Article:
Do Androids Dream of Electric Sheep? | Study Guide

Philip K. Dick

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Do Androids Dream of Electric Sheep? | Chapter 6 | Summary



John Isidore goes downstairs to greet the new person in his building. When he knocks on the door, the TV goes off. He introduces himself through the door, and a girl opens. She seems scared at first, but becomes less scared as they talk. Isidore tries to be friendly. The girl tells him to come back when she is more settled. He looks at the rotting furniture and apartment and suggests they can find better furniture for her. He also explains Mercerism and "kipple" to her. When he repeats his name, she introduces herself as Rachael Rosen. When he recognizes the name as part of the Rosen Association, she changes her name, saying it is Pris Stratton. She then shuts the door, leaving him alone in the hall.


The two plot threads seem to have nothing to do with one another. Rick Deckard is a bounty hunter; JohnIsidore drives a truck. Deckard is considered fully human; Isidore is not; and so on. However, the two plots run parallel in ways that don't become fully clear until the end of the novel. Those parallels start here. Both men encounter androids at roughly the same point in the book. Both encounter female androids. When Pris Stratton introduces herself as Rachael Rosen, she is also pointing readers to a connection readers will discover late in the book: she is based on Rachael Rosen. Pris knows she is not original and that she is part of a line of manufactured beings. It is part of what makes her bitter about her situation.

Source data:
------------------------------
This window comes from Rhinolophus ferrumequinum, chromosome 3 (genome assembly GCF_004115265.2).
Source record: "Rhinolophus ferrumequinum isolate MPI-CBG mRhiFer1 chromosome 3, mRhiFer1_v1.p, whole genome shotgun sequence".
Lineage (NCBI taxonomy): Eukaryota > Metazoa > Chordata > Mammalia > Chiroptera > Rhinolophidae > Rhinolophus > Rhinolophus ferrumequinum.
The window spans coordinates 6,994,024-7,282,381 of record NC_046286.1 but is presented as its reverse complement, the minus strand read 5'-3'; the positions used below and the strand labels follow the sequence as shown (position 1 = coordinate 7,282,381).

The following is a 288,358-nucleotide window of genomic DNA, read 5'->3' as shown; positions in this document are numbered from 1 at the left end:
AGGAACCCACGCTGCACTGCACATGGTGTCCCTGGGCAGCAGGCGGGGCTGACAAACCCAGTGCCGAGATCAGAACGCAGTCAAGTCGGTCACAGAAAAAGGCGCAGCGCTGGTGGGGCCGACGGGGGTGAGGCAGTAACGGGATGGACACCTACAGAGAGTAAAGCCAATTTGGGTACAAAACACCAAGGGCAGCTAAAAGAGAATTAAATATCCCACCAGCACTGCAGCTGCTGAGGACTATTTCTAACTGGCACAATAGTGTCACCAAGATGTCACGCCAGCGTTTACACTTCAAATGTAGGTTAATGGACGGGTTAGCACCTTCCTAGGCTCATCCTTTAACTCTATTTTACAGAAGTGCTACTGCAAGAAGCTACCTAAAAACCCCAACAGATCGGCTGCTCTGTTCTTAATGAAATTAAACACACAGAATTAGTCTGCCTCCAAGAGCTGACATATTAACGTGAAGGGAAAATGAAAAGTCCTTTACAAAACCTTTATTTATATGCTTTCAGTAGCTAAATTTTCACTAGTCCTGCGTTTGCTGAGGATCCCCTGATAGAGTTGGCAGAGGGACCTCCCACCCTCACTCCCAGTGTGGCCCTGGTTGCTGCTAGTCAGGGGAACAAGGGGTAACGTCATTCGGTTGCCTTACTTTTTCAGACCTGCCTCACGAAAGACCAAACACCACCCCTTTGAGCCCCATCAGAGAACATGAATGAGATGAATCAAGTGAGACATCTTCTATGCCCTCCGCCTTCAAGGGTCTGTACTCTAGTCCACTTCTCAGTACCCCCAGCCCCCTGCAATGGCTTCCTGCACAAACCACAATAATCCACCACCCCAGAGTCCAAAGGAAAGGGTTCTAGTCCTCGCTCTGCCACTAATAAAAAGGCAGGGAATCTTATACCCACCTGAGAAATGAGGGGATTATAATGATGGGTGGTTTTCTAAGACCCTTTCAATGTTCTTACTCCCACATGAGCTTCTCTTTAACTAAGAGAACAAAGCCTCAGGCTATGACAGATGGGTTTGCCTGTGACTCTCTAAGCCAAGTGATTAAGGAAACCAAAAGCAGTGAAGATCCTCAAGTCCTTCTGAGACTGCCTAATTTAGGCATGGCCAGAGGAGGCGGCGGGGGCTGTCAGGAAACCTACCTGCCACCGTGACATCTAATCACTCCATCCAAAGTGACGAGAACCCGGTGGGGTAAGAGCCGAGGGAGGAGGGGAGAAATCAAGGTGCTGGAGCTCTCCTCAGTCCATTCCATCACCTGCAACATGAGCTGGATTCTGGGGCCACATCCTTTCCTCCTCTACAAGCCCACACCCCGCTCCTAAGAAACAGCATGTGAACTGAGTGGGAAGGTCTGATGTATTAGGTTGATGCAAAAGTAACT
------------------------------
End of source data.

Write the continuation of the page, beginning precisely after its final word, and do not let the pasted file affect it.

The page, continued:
Pris also seems like she is playing with her own fate in this chapter. When she shifts names, she gives Isidore a clue that she isn't who she says she is. When she uses the name of the company that makes androids, she signals she isn't human. Together, these seem almost like a death wish on Pris's part. Later, she will deride Isidore, indicating that perhaps she just doesn't respect his intelligence enough to bother hiding her identity from him.

Isidore's explanation of "kipple" explicitly introduces the theme of entropy. Kipple is Philip K. Dick's term for the kind of casual mess and trash everyone generates just by living. It is leftover trash, a by-product of human technological civilization (and capitalism). For all of Isidore's supposed mental limitations, when he explains to Pris why it is impossible to fight kipple, he is essentially summing up the explanation of how local order cannot exist in the universe and why entropy will always win.

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